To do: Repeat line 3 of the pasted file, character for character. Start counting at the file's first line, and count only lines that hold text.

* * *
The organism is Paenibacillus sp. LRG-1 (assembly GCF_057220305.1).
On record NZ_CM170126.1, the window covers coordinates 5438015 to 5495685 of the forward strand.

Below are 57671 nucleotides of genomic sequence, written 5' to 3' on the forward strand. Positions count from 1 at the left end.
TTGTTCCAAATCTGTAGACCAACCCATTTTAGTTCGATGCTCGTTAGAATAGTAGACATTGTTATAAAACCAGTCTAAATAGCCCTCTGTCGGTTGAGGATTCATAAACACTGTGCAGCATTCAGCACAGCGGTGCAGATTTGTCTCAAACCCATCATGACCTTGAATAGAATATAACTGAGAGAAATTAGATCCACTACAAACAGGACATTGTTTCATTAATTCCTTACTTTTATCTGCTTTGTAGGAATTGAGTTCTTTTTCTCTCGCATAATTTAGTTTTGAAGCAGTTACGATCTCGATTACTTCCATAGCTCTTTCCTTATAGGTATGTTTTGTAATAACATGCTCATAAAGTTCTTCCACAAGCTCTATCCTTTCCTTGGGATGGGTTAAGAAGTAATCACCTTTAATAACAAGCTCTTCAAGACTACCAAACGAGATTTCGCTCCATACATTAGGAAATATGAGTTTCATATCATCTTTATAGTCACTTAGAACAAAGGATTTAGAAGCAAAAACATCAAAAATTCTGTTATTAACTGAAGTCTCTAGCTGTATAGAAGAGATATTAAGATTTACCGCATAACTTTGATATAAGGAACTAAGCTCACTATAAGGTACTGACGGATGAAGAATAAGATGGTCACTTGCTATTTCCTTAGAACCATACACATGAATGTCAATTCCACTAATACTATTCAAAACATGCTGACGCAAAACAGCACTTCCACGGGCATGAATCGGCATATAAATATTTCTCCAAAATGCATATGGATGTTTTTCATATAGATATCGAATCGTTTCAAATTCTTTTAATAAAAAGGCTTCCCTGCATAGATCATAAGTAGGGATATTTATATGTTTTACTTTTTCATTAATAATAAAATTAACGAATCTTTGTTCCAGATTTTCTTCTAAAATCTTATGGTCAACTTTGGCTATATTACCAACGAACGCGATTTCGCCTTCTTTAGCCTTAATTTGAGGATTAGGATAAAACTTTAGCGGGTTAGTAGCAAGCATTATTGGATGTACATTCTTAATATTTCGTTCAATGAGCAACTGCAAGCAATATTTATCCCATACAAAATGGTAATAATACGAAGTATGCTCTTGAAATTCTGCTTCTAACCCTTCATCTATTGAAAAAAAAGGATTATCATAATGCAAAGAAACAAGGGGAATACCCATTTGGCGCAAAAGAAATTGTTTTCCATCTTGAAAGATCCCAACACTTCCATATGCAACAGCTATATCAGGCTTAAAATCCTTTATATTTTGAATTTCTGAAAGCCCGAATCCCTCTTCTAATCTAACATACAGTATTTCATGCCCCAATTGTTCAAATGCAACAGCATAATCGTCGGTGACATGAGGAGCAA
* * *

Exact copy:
Below are 57671 nucleotides of genomic sequence, written 5' to 3' on the forward strand. Positions count from 1 at the left end.